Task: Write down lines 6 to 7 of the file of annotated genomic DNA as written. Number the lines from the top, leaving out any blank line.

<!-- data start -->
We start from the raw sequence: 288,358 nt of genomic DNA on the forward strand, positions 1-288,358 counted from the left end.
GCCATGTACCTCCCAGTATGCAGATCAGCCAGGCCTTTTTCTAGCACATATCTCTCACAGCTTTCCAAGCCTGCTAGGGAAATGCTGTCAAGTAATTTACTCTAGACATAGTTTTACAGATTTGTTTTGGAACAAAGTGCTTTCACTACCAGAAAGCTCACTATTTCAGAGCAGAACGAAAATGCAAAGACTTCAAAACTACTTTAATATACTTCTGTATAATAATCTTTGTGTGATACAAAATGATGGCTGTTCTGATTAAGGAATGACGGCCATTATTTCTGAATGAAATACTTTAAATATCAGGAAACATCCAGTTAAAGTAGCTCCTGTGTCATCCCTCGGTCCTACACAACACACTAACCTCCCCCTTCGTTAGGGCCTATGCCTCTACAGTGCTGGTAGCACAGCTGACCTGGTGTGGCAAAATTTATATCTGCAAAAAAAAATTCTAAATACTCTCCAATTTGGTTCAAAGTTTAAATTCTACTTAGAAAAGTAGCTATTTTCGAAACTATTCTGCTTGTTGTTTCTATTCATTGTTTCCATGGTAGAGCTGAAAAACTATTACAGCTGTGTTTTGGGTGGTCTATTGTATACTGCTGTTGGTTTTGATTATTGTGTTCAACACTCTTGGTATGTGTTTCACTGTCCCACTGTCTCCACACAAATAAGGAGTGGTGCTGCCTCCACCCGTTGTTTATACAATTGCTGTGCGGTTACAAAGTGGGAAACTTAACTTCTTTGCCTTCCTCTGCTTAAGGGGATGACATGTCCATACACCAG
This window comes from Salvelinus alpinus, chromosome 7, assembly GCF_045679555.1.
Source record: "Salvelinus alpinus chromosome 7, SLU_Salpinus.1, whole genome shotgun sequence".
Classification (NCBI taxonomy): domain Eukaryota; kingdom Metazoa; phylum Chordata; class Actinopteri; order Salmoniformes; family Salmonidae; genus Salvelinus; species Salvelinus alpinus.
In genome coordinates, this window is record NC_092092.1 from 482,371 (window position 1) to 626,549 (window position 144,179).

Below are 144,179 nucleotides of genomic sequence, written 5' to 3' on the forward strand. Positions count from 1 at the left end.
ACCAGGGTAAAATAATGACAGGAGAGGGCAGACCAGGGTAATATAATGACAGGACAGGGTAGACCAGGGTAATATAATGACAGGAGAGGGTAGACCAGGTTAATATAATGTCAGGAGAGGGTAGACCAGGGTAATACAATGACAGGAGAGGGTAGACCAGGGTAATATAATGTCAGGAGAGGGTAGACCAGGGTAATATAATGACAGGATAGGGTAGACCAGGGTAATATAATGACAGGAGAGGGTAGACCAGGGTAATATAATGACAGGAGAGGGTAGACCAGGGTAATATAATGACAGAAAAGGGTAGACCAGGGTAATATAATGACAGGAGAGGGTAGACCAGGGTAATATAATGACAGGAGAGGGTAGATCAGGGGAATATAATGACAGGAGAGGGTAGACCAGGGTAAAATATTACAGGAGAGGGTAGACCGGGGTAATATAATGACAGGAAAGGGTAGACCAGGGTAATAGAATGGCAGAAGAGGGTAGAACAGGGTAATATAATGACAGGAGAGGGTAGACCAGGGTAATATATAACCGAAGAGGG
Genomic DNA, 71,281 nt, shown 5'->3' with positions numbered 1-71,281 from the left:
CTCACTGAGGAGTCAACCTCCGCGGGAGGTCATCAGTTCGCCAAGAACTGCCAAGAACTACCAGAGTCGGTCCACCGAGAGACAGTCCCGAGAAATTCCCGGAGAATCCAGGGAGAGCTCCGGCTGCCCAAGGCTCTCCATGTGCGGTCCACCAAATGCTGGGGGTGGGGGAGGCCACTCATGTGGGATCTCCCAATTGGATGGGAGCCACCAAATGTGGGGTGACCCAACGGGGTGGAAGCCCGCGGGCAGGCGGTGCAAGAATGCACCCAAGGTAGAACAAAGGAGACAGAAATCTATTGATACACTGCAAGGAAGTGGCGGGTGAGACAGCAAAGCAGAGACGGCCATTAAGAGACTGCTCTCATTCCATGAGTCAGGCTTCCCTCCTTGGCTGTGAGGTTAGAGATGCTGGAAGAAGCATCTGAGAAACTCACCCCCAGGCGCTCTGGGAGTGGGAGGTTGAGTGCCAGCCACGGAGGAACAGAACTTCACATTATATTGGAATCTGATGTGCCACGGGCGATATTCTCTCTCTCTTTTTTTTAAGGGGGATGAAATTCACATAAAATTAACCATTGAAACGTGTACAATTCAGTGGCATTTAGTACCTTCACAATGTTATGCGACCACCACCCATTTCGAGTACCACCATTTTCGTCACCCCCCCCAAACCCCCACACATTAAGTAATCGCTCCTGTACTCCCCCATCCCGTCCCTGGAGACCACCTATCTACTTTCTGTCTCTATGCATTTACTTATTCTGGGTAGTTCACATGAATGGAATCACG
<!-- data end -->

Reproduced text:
In genome coordinates, this window is record NC_092092.1 from 482,371 (window position 1) to 626,549 (window position 144,179).

Below are 144,179 nucleotides of genomic sequence, written 5' to 3' on the forward strand. Positions count from 1 at the left end.